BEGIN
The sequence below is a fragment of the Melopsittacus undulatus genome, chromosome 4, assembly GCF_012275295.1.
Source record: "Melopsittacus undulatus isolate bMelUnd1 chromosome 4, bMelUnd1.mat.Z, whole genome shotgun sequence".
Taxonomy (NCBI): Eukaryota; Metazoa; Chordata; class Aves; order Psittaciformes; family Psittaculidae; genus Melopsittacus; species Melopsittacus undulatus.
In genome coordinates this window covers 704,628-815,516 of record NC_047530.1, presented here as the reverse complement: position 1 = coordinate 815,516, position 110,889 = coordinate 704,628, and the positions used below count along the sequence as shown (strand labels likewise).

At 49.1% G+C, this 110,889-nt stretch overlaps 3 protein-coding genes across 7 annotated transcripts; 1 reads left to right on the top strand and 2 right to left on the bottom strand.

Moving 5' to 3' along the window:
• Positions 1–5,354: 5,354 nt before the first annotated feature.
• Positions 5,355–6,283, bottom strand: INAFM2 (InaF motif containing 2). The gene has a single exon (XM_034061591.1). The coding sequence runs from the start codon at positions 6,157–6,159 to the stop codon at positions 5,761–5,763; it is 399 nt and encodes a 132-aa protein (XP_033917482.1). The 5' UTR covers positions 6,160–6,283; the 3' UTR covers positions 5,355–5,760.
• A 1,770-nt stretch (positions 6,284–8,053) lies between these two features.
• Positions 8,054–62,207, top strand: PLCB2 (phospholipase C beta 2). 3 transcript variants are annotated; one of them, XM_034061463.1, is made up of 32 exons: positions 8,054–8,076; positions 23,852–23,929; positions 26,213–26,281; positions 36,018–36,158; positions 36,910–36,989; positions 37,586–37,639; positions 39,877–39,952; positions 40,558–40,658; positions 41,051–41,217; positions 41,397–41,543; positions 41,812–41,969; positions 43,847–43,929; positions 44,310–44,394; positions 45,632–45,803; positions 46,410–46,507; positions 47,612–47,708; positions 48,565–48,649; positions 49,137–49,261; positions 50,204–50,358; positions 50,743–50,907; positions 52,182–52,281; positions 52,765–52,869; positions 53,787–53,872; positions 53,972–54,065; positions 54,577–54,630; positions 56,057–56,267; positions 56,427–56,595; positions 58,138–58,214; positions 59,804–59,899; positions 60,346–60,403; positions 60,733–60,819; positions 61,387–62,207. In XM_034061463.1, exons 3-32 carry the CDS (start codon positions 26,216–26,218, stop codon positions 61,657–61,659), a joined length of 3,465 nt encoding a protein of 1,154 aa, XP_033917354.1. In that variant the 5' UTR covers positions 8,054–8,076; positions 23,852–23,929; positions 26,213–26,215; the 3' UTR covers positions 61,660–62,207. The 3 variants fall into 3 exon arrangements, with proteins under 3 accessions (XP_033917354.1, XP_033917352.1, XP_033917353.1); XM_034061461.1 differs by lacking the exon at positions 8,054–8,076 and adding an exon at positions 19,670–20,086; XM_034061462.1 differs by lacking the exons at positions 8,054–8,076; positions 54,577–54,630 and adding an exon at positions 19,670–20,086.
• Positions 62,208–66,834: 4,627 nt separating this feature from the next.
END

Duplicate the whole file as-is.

The sequence below is a fragment of the Melopsittacus undulatus genome, chromosome 4, assembly GCF_012275295.1.
Source record: "Melopsittacus undulatus isolate bMelUnd1 chromosome 4, bMelUnd1.mat.Z, whole genome shotgun sequence".
Taxonomy (NCBI): Eukaryota; Metazoa; Chordata; class Aves; order Psittaciformes; family Psittaculidae; genus Melopsittacus; species Melopsittacus undulatus.
In genome coordinates this window covers 704,628-815,516 of record NC_047530.1, presented here as the reverse complement: position 1 = coordinate 815,516, position 110,889 = coordinate 704,628, and the positions used below count along the sequence as shown (strand labels likewise).

At 49.1% G+C, this 110,889-nt stretch overlaps 3 protein-coding genes across 7 annotated transcripts; 1 reads left to right on the top strand and 2 right to left on the bottom strand.

Moving 5' to 3' along the window:
• Positions 1–5,354: 5,354 nt before the first annotated feature.
• Positions 5,355–6,283, bottom strand: INAFM2 (InaF motif containing 2). The gene has a single exon (XM_034061591.1). The coding sequence runs from the start codon at positions 6,157–6,159 to the stop codon at positions 5,761–5,763; it is 399 nt and encodes a 132-aa protein (XP_033917482.1). The 5' UTR covers positions 6,160–6,283; the 3' UTR covers positions 5,355–5,760.
• A 1,770-nt stretch (positions 6,284–8,053) lies between these two features.
• Positions 8,054–62,207, top strand: PLCB2 (phospholipase C beta 2). 3 transcript variants are annotated; one of them, XM_034061463.1, is made up of 32 exons: positions 8,054–8,076; positions 23,852–23,929; positions 26,213–26,281; positions 36,018–36,158; positions 36,910–36,989; positions 37,586–37,639; positions 39,877–39,952; positions 40,558–40,658; positions 41,051–41,217; positions 41,397–41,543; positions 41,812–41,969; positions 43,847–43,929; positions 44,310–44,394; positions 45,632–45,803; positions 46,410–46,507; positions 47,612–47,708; positions 48,565–48,649; positions 49,137–49,261; positions 50,204–50,358; positions 50,743–50,907; positions 52,182–52,281; positions 52,765–52,869; positions 53,787–53,872; positions 53,972–54,065; positions 54,577–54,630; positions 56,057–56,267; positions 56,427–56,595; positions 58,138–58,214; positions 59,804–59,899; positions 60,346–60,403; positions 60,733–60,819; positions 61,387–62,207. In XM_034061463.1, exons 3-32 carry the CDS (start codon positions 26,216–26,218, stop codon positions 61,657–61,659), a joined length of 3,465 nt encoding a protein of 1,154 aa, XP_033917354.1. In that variant the 5' UTR covers positions 8,054–8,076; positions 23,852–23,929; positions 26,213–26,215; the 3' UTR covers positions 61,660–62,207. The 3 variants fall into 3 exon arrangements, with proteins under 3 accessions (XP_033917354.1, XP_033917352.1, XP_033917353.1); XM_034061461.1 differs by lacking the exon at positions 8,054–8,076 and adding an exon at positions 19,670–20,086; XM_034061462.1 differs by lacking the exons at positions 8,054–8,076; positions 54,577–54,630 and adding an exon at positions 19,670–20,086.
• Positions 62,208–66,834: 4,627 nt separating this feature from the next.